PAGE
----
FORT BRANCH, Ind. (WFIE) - Dairy farming is one of the most important agricultural industries in the world.
Similar to many other businesses, these farms have been recently feeling the negative effects of the coronavirus (COVID-19) pandemic, and this has definitely been the case for a local dairy farm in Gibson County.
The Obert family has been farming for six generations, including three of those in the dairy business.
Steve Obert was born on the Obert Legacy Dairy Farm in Fort Branch. Obert says he thought he had seen it all - until the coronavirus reared its ugly head on the Tri-State area.
“Just like many businesses and industries, we’re dealing with some of the difficulties that is caused by it,” Obert said. “Disruptions in the supply and demand is what’s really created a lot of havoc in the last week."
These disruptions have forced company leaders at Obert Farms, Inc. to make a decision they absolutely dread - pouring and dumping freshly pumped milk.
“I think on our farm, we haven’t quite totaled up everything, but so far we’ve dumped about 30,000 pounds of milk, and that was in about two and a half days or so,” Obert said.
Obert says business from the restaurant and food industry is almost non-existent right now. Meanwhile, the recent wave of school closures has eliminated the need for milk deliveries.
Obert also stated that with so many people stocking up on supplies and buying products in bulk over the last few weeks, this chain of events has resulted in an uneven ebb and flow in terms of customer demand - creating problems for perishable items like milk.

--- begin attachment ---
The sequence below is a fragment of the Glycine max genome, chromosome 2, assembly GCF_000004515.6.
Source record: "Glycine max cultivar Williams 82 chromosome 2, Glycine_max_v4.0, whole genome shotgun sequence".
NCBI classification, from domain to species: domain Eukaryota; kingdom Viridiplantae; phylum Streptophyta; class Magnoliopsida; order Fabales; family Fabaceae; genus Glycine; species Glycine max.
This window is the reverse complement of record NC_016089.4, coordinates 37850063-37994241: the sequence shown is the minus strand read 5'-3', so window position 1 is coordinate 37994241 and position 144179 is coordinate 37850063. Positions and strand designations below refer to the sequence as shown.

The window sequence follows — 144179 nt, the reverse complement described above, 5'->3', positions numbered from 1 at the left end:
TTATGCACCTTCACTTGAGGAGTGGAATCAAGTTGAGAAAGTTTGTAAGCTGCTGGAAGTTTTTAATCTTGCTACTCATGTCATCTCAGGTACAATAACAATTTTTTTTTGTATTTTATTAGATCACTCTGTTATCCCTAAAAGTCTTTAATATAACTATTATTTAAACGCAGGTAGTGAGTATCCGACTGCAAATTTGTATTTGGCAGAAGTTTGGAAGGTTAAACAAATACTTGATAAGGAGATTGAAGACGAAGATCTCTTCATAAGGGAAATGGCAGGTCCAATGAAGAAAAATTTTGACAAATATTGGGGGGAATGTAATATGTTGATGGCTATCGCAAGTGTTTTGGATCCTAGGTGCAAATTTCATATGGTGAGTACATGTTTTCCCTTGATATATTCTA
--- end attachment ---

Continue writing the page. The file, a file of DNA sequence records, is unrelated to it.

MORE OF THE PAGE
“Our product has to keep moving to the processor, so when there’s disruptions to demand at the retail level, it just starts to jam up,” Obert said. “The first thing that you have to understand about dairy cows is that they’re mothers. Their purpose of giving milk is they had a baby. When you continually milk them, they continue to give milk. You can’t stop milking them. If you do, then they will discontinue milking completely, and they won’t begin milking again until they have another baby.”
The Oberts milk their 1,100 mature cows and then ship the milk off to be processed. However, the recent slump in demand has forced dairy farmers to make the tough call.
“The only option really that are milk processor had was to say, ‘Hey, can you dump some milk?' Nobody wants to waste their hard work and efforts, but there’s no lawful way for us to give it away when it’s not processed and unpasteurized," Obert said. "There’s nothing more difficult for dairy farmers than realizing how much goes into producing milk - for them to see it go down a drain.”